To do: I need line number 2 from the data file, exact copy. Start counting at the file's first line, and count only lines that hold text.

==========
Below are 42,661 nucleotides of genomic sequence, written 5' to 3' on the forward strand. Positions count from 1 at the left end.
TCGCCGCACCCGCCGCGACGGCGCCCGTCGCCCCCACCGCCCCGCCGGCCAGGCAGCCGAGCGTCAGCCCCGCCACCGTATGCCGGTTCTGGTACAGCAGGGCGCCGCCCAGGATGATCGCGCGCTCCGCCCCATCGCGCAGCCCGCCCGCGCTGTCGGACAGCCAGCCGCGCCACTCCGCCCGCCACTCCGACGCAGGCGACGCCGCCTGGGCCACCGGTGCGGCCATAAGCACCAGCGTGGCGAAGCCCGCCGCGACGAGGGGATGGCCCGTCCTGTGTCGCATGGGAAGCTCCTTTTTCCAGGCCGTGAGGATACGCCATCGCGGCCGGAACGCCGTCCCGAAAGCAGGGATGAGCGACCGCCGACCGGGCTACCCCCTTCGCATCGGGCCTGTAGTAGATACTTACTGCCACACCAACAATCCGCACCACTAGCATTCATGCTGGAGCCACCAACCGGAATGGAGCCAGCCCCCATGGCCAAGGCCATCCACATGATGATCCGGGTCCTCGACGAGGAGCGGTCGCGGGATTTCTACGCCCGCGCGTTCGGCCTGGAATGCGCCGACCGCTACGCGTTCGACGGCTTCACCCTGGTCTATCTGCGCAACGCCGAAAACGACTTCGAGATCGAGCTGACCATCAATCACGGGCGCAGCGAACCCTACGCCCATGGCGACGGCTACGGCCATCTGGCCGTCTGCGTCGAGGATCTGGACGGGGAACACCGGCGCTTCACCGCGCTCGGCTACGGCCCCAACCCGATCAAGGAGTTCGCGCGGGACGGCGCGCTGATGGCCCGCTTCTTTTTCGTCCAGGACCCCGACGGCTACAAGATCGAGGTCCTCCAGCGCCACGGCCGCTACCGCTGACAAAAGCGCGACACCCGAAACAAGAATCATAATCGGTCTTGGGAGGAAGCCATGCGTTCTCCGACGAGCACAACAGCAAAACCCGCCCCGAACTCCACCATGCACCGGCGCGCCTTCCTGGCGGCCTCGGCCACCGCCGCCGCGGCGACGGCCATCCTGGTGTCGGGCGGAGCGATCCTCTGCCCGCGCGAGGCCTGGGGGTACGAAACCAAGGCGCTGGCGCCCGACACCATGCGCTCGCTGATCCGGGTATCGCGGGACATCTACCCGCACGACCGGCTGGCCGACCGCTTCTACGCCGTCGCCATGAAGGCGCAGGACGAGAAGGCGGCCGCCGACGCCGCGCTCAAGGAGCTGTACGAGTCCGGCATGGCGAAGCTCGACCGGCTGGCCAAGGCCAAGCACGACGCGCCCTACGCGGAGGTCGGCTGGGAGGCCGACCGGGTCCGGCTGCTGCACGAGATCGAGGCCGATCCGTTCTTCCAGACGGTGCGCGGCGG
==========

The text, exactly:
TCGCCGCACCCGCCGCGACGGCGCCCGTCGCCCCCACCGCCCCGCCGGCCAGGCAGCCGAGCGTCAGCCCCGCCACCGTATGCCGGTTCTGGTACAGCAGGGCGCCGCCCAGGATGATCGCGCGCTCCGCCCCATCGCGCAGCCCGCCCGCGCTGTCGGACAGCCAGCCGCGCCACTCCGCCCGCCACTCCGACGCAGGCGACGCCGCCTGGGCCACCGGTGCGGCCATAAGCACCAGCGTGGCGAAGCCCGCCGCGACGAGGGGATGGCCCGTCCTGTGTCGCATGGGAAGCTCCTTTTTCCAGGCCGTGAGGATACGCCATCGCGGCCGGAACGCCGTCCCGAAAGCAGGGATGAGCGACCGCCGACCGGGCTACCCCCTTCGCATCGGGCCTGTAGTAGATACTTACTGCCACACCAACAATCCGCACCACTAGCATTCATGCTGGAGCCACCAACCGGAATGGAGCCAGCCCCCATGGCCAAGGCCATCCACATGATGATCCGGGTCCTCGACGAGGAGCGGTCGCGGGATTTCTACGCCCGCGCGTTCGGCCTGGAATGCGCCGACCGCTACGCGTTCGACGGCTTCACCCTGGTCTATCTGCGCAACGCCGAAAACGACTTCGAGATCGAGCTGACCATCAATCACGGGCGCAGCGAACCCTACGCCCATGGCGACGGCTACGGCCATCTGGCCGTCTGCGTCGAGGATCTGGACGGGGAACACCGGCGCTTCACCGCGCTCGGCTACGGCCCCAACCCGATCAAGGAGTTCGCGCGGGACGGCGCGCTGATGGCCCGCTTCTTTTTCGTCCAGGACCCCGACGGCTACAAGATCGAGGTCCTCCAGCGCCACGGCCGCTACCGCTGACAAAAGCGCGACACCCGAAACAAGAATCATAATCGGTCTTGGGAGGAAGCCATGCGTTCTCCGACGAGCACAACAGCAAAACCCGCCCCGAACTCCACCATGCACCGGCGCGCCTTCCTGGCGGCCTCGGCCACCGCCGCCGCGGCGACGGCCATCCTGGTGTCGGGCGGAGCGATCCTCTGCCCGCGCGAGGCCTGGGGGTACGAAACCAAGGCGCTGGCGCCCGACACCATGCGCTCGCTGATCCGGGTATCGCGGGACATCTACCCGCACGACCGGCTGGCCGACCGCTTCTACGCCGTCGCCATGAAGGCGCAGGACGAGAAGGCGGCCGCCGACGCCGCGCTCAAGGAGCTGTACGAGTCCGGCATGGCGAAGCTCGACCGGCTGGCCAAGGCCAAGCACGACGCGCCCTACGCGGAGGTCGGCTGGGAGGCCGACCGGGTCCGGCTGCTGCACGAGATCGAGGCCGATCCGTTCTTCCAGACGGTGCGCGGCGG